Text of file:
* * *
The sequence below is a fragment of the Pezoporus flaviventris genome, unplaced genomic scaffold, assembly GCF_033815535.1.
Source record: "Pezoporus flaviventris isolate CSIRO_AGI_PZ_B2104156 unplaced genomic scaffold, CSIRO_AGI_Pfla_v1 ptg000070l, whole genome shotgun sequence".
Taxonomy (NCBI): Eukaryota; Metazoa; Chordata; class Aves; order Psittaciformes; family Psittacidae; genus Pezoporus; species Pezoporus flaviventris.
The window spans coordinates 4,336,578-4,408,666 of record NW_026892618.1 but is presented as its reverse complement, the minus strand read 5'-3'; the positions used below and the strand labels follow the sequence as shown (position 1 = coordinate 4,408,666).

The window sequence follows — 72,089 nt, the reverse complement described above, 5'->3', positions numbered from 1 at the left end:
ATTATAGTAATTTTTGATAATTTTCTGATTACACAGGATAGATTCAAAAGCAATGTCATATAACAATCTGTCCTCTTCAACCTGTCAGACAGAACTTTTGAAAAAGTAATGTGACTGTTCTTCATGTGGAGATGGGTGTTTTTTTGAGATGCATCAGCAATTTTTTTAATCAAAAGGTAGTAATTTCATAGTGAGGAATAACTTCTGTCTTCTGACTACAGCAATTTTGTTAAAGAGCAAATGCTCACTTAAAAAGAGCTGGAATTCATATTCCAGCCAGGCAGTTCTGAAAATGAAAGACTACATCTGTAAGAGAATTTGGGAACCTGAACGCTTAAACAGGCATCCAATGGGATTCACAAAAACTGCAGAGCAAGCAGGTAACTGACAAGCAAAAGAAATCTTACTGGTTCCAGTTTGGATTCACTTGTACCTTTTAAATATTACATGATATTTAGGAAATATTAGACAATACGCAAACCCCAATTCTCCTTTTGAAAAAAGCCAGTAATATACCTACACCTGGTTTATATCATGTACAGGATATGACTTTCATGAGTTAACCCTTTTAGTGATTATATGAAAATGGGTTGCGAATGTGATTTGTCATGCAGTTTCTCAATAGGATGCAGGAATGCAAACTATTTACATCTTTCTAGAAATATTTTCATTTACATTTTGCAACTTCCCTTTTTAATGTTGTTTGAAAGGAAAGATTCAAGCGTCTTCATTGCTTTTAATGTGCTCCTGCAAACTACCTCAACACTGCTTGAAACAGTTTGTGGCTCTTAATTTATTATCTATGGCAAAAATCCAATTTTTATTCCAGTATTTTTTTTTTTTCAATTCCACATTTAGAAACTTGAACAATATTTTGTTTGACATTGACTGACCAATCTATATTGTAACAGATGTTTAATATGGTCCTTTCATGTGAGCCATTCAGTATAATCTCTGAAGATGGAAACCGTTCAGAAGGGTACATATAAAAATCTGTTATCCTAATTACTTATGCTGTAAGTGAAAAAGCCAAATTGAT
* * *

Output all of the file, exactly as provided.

The sequence below is a fragment of the Pezoporus flaviventris genome, unplaced genomic scaffold, assembly GCF_033815535.1.
Source record: "Pezoporus flaviventris isolate CSIRO_AGI_PZ_B2104156 unplaced genomic scaffold, CSIRO_AGI_Pfla_v1 ptg000070l, whole genome shotgun sequence".
Taxonomy (NCBI): Eukaryota; Metazoa; Chordata; class Aves; order Psittaciformes; family Psittacidae; genus Pezoporus; species Pezoporus flaviventris.
The window spans coordinates 4,336,578-4,408,666 of record NW_026892618.1 but is presented as its reverse complement, the minus strand read 5'-3'; the positions used below and the strand labels follow the sequence as shown (position 1 = coordinate 4,408,666).

The window sequence follows — 72,089 nt, the reverse complement described above, 5'->3', positions numbered from 1 at the left end:
ATTATAGTAATTTTTGATAATTTTCTGATTACACAGGATAGATTCAAAAGCAATGTCATATAACAATCTGTCCTCTTCAACCTGTCAGACAGAACTTTTGAAAAAGTAATGTGACTGTTCTTCATGTGGAGATGGGTGTTTTTTTGAGATGCATCAGCAATTTTTTTAATCAAAAGGTAGTAATTTCATAGTGAGGAATAACTTCTGTCTTCTGACTACAGCAATTTTGTTAAAGAGCAAATGCTCACTTAAAAAGAGCTGGAATTCATATTCCAGCCAGGCAGTTCTGAAAATGAAAGACTACATCTGTAAGAGAATTTGGGAACCTGAACGCTTAAACAGGCATCCAATGGGATTCACAAAAACTGCAGAGCAAGCAGGTAACTGACAAGCAAAAGAAATCTTACTGGTTCCAGTTTGGATTCACTTGTACCTTTTAAATATTACATGATATTTAGGAAATATTAGACAATACGCAAACCCCAATTCTCCTTTTGAAAAAAGCCAGTAATATACCTACACCTGGTTTATATCATGTACAGGATATGACTTTCATGAGTTAACCCTTTTAGTGATTATATGAAAATGGGTTGCGAATGTGATTTGTCATGCAGTTTCTCAATAGGATGCAGGAATGCAAACTATTTACATCTTTCTAGAAATATTTTCATTTACATTTTGCAACTTCCCTTTTTAATGTTGTTTGAAAGGAAAGATTCAAGCGTCTTCATTGCTTTTAATGTGCTCCTGCAAACTACCTCAACACTGCTTGAAACAGTTTGTGGCTCTTAATTTATTATCTATGGCAAAAATCCAATTTTTATTCCAGTATTTTTTTTTTTTCAATTCCACATTTAGAAACTTGAACAATATTTTGTTTGACATTGACTGACCAATCTATATTGTAACAGATGTTTAATATGGTCCTTTCATGTGAGCCATTCAGTATAATCTCTGAAGATGGAAACCGTTCAGAAGGGTACATATAAAAATCTGTTATCCTAATTACTTATGCTGTAAGTGAAAAAGCCAAATTGAT